On Sunday night robbery suspect Antonio Douglas attempted to escape by choking one of Wilmington’s finest, a canine officer named Deon.
Canine officers undergo tremendous training to become crime stoppers, but many times their jobs involve risky situations.
“He always pays attention to what I’m doing, it’s an incredible backup,” said Officer Stafford Brister of his 5-year-old K-9 partner Igor. “If we have a situation where it poses a significant threat to officers to try to apprehend the suspect, we’ll use the dog.”
Most canine officers are truly on the front lines of crime.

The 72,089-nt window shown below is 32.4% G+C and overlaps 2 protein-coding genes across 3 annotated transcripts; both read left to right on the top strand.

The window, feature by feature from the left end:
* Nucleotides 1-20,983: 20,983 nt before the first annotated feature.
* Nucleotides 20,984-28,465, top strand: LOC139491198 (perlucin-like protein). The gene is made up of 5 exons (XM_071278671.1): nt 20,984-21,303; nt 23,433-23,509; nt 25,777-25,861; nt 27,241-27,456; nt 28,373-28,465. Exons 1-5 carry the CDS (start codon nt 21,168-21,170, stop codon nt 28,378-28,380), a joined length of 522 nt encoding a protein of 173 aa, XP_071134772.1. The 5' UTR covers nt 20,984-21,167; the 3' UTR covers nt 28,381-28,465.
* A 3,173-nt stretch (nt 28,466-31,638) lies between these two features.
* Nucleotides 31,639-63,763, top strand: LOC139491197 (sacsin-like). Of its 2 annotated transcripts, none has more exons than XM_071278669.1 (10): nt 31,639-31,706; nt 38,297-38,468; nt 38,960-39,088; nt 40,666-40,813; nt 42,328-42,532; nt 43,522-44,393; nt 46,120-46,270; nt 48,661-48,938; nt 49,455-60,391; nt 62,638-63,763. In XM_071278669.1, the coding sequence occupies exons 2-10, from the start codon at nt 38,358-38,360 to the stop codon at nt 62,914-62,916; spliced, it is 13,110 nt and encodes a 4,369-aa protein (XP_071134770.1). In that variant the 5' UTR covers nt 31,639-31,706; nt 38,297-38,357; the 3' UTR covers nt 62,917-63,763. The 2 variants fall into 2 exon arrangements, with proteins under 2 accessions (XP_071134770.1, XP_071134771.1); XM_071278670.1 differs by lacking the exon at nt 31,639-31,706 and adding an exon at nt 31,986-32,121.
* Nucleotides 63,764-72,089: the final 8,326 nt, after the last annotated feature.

“He doesn’t know the different between a shoplifter and a murder suspect,” said Brister. “All he knows is we’ve commanded him to do a job and he will gladly and lovingly do it for me.”
But even Igor has been hurt more than once by a suspect.
“[Suspects] will at times try to hurt the dogs,” said Brister. “Someone tried to drown [one of my old dogs], we’ve had our dogs kicked, punched, kicked in the ribs, in the head in the face. They grab their muzzles trying to pull them off.”
When it really counts, canine officers are trained to take a bullet for an officer if necessary.
Nationally several dogs have been killed in the line of duty. It’s a felony to assault a law enforcement animal.
This weekend, lumped into the charges Antonio Douglas will face, is assault of a canine officer. Officer Deon is back at work and doing is fine.